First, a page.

In comparison to the CBC, however, many Canadian news media companies don’t pay writers for opinion or op-ed columns.
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Posted on December 1, 2016 at 9:00 am by editor · LEAVE A COMMENT · Tagged with: ,

Health insurance for freelancers through the Writers’ Coalition Program

Need personal health insurance? Membership in CMG Freelance comes with access to the Writers’ Coalition Program — an affordable health insurance program offered by the not-for-profit insurer AFBS. And accessing the program has become even easier this month with a few updates to the Writers’ Coalition Program website.

The Writers’ Coalition Program is designed to help writers manage their health care costs. CMG Freelance members are guaranteed acceptance into the program, with no medical questionnaires necessary and no refusals based on pre-existing conditions.

There are two program options: Standard and Comprehensive. Both options offer dental, prescription drug, extended health care, and travel emergency medical coverage. Both options also provide life and AD&D insurance and a Member and Family Assistance Program. There’s a monthly payment option available and premiums may be tax deductible.  

The Writers’ Coalition’s updated website will give you a price quote in just two steps and it enables you to enrol in the program and pay online by credit card. Once you’re registered you’ll have access to a new member portal where you can login and view your account details.

For more information about the costs and benefits of the Writers’ Coalition group health program you can go to this page on the CMG Freelance site or directly to the Writers’ Coalition Program’s revamped website.

Posted on November 30, 2016 at 9:00 am by editor · LEAVE A COMMENT · Tagged with: , ,

Off The Wire: News for the Canadian media freelancer Nov 22-28

Once a week, we gather stories about the media business, journalism, writing, publishing, and freelancing—with a Canadian focus—and share them in Off the Wire. Who needs a water cooler?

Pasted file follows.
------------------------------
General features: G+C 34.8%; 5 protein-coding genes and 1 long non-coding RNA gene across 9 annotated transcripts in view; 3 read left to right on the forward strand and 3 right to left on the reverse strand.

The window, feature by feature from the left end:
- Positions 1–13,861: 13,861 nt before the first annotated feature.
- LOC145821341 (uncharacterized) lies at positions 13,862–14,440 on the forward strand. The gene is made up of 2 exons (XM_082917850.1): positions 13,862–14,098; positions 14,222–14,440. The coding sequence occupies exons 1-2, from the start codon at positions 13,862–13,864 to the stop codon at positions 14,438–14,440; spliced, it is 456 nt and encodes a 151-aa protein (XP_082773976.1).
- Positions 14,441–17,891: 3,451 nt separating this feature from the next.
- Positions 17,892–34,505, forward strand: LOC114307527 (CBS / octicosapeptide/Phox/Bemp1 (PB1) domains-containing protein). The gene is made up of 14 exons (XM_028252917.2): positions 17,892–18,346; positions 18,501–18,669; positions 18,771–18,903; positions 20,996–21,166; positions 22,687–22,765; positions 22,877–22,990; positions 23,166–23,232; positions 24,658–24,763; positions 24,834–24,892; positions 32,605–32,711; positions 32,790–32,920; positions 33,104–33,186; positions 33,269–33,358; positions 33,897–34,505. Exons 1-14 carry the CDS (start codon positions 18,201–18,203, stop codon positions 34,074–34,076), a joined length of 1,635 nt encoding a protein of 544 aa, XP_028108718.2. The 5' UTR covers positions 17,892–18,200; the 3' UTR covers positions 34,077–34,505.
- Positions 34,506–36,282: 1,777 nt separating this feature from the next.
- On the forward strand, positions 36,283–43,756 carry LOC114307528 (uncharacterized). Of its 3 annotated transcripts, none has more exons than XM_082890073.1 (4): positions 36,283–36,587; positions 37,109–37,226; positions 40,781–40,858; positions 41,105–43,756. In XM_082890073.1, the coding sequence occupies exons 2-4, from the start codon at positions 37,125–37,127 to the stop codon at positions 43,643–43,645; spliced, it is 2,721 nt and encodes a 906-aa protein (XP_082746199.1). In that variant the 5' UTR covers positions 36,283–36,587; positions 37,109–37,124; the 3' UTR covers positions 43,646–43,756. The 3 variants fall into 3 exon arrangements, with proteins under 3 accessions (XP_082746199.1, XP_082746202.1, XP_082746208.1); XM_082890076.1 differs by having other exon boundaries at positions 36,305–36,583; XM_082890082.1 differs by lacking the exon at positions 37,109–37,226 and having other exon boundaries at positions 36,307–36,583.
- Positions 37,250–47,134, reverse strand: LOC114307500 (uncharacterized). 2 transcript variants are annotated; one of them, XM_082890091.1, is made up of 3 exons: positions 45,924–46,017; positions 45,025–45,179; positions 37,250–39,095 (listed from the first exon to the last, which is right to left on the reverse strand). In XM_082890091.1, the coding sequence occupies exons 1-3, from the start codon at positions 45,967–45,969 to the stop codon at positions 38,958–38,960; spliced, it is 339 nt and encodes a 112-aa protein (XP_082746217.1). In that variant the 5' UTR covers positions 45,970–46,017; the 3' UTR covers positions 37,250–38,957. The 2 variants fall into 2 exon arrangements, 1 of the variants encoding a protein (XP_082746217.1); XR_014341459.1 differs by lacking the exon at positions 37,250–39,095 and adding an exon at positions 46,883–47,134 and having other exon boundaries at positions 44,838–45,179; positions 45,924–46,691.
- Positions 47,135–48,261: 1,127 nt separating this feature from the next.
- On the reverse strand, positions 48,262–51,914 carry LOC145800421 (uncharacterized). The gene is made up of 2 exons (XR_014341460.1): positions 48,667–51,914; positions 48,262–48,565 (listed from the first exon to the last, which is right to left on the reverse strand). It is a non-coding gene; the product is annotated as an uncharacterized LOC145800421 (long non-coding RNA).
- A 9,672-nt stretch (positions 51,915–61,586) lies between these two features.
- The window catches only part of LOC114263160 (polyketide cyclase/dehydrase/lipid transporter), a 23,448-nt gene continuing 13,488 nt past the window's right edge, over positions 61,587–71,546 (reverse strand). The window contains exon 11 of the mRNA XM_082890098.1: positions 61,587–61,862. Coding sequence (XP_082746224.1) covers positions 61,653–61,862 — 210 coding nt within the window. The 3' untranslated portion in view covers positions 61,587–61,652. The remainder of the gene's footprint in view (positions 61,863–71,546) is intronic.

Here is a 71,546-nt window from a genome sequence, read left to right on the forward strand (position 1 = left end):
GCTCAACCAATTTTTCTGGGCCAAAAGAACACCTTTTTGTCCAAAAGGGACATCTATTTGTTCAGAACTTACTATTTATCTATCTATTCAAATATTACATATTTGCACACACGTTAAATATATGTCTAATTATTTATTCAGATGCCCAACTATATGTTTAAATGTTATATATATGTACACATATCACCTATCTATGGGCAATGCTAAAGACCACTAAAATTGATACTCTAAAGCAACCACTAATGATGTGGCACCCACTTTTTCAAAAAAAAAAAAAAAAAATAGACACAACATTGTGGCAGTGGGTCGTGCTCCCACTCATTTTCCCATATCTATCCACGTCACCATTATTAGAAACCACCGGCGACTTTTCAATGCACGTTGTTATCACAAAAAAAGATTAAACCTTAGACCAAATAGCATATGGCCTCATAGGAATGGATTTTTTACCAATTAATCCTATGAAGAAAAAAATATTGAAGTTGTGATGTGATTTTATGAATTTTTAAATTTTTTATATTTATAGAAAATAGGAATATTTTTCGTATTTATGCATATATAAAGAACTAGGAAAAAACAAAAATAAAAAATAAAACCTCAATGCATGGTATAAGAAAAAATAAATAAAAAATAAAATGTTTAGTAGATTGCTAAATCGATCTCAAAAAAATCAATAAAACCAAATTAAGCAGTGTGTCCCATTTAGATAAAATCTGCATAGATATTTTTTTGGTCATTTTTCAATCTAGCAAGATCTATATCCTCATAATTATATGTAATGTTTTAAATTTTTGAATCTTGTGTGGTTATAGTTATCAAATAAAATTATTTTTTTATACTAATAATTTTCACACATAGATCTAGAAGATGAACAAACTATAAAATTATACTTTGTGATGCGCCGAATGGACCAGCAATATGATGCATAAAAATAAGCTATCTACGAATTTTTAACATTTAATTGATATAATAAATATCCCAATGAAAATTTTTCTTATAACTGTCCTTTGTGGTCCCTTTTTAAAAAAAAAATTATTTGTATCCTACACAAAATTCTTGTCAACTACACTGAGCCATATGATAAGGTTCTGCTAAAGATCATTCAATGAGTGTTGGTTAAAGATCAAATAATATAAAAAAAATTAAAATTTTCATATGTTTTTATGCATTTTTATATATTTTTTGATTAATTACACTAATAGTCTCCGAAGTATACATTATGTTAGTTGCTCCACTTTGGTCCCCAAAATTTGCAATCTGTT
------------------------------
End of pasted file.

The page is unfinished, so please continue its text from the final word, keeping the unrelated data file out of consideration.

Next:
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From Canada:

From The U.S. and beyond:

Recently on Story Board:

  • The Five Keys to Finishing a Freelance Project: Working as freelancers, we often feel that once we have a job the hard part is done. But in the roller coaster emotional ride of our work we often feel insecure about what we have created, overwhelmed by what we have to get done on a deadline and, eventually, burnt out…

Spot a story you think we should include in next week’s Off the Wire? Email the link to editor@thestoryboard.ca or tweet us at @storyboard_ca.

Posted on November 28, 2016 at 9:00 am by editor · LEAVE A COMMENT · Tagged with: ,

The Five Key Steps to Finishing a Freelance Project

by Rebecca Hass

Working as freelancers, we often feel that once we have a job the hard part is done. But in the roller coaster emotional ride of our work we often feel insecure about what we have created, overwhelmed by what we have to get done on a deadline and, eventually, burnt out.

How to spell relief? Five ways to show up to get the project done  

In the book The Five Wisdom Energies, Irini Rockwell writes that the world is filled with energy. These energies, she says, “describe different styles of perceiving and interacting with our world”. I’ve been working with these ideas for a year. Drawing from Ms. Rockwell’s sources, I like to translate this ancient wisdom in my work as the five ways of showing up.